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Real Estate

Are you enterprising by nature? Are you goal driven? Do you enjoy interacting with colleagues and potential clients? If the answer is yes, you may want to consider exploring careers in the real estate industry!
Employing more than five million people, real estate encompasses a broad range of sub-industries that look for different qualities and skills from possible employees. At its most basic, real estate is land, and any buildings/structures that are located on it, the ground below and the air above. The fact that land can be owned by individuals, corporations, or government, means that lots of people need to facilitate the ownership and/or transferring (selling/buying) of the property and its assets.

Colgate Professional Network

The Colgate Real Estate Council provides a unique network for undergraduates, alumni, and parents to develop and maintain contacts with the diverse group of Colgate University alumni in the commercial real estate and building industries.

The group includes professionals in a broad array of fields including development, construction, investment, finance, brokerage, architecture and design, property management and leasing. Members have expertise in various property types, markets, and other real estate related areas.

Real Estate Advisor

David Loveless headshot
Read about David
David began working in the Center for Career Services in September 2001 after a short stint in the Office of the Dean of the College.

Before working at Colgate, David and his wife Darcie ’98 lived in the greater Washington DC area where he worked in sales. A native of Hamilton, David graduated from Hamilton Central School in 1994. In 1998, he graduated with a BA degree from St. Michael’s College. A former student-athlete, David enjoys following the Raiders and getting to know Colgate's student-athletes on and off the field, rink, or court.

Questions

Call 315-228-7380 for an advising appointment.

Explore Careers

Residential Real Estate Broker
Represents the buyer or seller of a residential property. Makes money through commissions and usually works for a larger agency that may (or may not) give a lot of support (training, advertising, office perks, etc.). Once developed, many will roll in business based on referrals or name recognition and may choose to break out on their own.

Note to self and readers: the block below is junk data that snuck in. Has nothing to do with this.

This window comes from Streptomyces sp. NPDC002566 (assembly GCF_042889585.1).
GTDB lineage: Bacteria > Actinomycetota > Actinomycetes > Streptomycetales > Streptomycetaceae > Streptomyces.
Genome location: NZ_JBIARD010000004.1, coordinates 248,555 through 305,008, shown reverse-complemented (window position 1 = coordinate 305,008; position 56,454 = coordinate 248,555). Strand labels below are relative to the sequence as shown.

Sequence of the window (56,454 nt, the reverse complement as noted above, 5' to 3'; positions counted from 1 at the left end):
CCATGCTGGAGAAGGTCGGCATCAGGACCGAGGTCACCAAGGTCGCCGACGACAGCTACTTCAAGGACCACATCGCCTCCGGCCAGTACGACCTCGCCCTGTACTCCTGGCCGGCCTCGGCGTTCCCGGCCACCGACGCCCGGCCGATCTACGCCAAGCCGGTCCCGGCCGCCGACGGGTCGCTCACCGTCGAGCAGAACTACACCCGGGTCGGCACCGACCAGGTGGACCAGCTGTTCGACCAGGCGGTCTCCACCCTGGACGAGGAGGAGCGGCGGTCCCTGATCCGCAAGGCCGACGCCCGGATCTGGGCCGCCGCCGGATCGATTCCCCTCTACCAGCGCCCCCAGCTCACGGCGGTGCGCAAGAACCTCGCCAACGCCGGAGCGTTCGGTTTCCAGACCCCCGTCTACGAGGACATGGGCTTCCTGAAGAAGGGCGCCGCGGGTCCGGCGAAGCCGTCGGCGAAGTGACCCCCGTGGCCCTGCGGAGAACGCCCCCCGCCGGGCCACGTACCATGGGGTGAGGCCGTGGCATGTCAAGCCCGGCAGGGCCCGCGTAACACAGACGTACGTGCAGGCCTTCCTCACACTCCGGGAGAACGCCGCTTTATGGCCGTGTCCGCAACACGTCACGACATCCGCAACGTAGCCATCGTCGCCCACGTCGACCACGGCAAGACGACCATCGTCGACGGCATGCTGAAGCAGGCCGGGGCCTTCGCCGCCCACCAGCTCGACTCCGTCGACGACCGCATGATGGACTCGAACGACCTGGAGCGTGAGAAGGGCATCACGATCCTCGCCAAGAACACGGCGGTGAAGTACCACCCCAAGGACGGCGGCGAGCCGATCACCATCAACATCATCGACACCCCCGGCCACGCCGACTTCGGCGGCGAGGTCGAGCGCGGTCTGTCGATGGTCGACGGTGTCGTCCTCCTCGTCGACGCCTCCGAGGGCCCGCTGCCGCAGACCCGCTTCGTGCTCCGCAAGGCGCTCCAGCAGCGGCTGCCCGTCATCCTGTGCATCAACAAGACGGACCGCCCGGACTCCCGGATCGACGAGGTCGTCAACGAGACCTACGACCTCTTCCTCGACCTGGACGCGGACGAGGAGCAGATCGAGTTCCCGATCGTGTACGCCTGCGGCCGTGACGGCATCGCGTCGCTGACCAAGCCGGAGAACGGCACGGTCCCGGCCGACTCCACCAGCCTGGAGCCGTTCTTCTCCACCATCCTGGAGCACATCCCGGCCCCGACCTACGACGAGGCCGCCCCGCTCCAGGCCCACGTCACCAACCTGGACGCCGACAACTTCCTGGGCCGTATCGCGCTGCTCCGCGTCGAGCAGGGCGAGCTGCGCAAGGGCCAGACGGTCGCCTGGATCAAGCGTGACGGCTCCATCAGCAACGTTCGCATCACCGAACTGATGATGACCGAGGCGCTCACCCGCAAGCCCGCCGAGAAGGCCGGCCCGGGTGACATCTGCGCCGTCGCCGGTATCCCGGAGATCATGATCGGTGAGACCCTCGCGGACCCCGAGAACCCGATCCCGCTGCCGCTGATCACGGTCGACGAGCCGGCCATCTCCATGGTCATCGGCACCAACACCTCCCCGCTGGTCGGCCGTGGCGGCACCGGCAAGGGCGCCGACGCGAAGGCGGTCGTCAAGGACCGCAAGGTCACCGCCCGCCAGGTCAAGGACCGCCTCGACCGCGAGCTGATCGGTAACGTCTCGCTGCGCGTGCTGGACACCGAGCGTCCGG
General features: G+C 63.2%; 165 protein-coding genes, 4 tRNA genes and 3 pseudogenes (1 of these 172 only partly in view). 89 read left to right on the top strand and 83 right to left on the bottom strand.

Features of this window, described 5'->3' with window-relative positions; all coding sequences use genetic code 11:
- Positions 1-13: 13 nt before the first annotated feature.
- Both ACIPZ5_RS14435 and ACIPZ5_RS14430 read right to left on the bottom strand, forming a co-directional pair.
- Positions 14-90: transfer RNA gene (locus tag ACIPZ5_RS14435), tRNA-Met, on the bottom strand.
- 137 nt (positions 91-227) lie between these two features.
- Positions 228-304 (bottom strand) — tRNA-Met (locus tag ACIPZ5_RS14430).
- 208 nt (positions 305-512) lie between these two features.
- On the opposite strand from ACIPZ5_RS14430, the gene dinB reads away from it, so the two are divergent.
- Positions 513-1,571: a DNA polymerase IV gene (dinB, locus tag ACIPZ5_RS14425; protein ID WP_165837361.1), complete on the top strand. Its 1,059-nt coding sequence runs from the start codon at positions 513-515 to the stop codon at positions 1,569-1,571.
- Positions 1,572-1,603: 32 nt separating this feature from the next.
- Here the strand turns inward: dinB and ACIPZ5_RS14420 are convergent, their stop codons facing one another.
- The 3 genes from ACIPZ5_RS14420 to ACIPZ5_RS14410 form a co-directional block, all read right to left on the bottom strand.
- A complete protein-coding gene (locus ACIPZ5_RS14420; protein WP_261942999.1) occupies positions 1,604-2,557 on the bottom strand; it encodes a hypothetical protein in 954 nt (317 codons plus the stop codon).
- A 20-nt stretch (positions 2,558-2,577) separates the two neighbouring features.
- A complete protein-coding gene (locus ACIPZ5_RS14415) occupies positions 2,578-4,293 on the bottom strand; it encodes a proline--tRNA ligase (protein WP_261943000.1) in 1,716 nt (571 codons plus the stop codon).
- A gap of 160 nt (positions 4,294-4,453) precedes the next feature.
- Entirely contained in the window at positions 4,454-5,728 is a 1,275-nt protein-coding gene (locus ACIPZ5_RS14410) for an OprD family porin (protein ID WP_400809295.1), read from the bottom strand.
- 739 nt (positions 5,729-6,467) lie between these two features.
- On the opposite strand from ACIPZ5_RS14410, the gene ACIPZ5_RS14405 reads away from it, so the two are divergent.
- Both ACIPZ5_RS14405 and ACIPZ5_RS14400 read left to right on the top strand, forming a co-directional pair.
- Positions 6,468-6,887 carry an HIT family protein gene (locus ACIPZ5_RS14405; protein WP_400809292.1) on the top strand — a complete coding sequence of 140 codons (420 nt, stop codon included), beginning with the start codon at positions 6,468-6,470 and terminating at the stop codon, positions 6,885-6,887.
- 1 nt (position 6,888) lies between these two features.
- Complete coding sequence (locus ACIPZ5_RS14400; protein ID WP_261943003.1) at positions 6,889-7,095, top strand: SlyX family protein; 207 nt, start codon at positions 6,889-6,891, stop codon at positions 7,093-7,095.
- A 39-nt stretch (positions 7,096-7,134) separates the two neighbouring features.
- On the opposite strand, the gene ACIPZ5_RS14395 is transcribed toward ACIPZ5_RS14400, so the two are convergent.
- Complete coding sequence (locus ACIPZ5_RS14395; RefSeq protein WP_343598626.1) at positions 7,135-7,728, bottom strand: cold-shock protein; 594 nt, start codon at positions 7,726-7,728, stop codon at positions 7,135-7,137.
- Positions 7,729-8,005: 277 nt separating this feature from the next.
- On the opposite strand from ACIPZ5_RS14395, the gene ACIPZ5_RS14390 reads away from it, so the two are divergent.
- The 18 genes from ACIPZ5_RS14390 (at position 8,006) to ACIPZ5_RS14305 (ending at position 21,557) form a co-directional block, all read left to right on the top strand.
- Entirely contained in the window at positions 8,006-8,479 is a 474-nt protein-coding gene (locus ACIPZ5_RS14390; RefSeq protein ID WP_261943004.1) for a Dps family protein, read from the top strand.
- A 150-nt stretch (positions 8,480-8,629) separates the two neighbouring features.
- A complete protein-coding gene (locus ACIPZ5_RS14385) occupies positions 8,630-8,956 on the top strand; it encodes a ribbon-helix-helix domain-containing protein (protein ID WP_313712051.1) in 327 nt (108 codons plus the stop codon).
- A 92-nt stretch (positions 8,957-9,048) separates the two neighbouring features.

Commercial Real Estate Broker
Market office buildings, hotels, apartments, retail space, shopping centers, and industrial buildings.
Other Job Areas
  • Sales Associate: Either represent landlord or tenant
  • Leasing Agent: Lease space for a third party company, an owner or a Real Estate Invested Trust (REIT)
  • Investment Sales Broker: Represents a real estate investor looking to buy, sell, or finance a real estate asset.
  • Mortgage-Backed Securities Originators & Rating Agencies: These are lenders or debt-holders who can carry debt on their balance sheets or pool and sell their mortgages to investors.
  • Real Estate Appraisal: Unbiased third-party that estimates a property's value. Appraisers work for real estate companies, banks or appraisal firms. License requires: MAI for residential, commercial and industrial; SRA for just residential
  • Property Management, Property Managers: Oversee the daily management of the real estate and its assets – Tenants are happy; tenants are paid-up on rent; building and other amenities are kept-up; rents are set appropriately based on the market.
  • Real Estate Advisory/Private Equity: This is where capital is raised and invested through institutional investors or at times, high-net worth individuals. Advisory firms are broken into two areas: property management (managing existing assets) and acquisitions (deals with new properties to be added to a portfolio)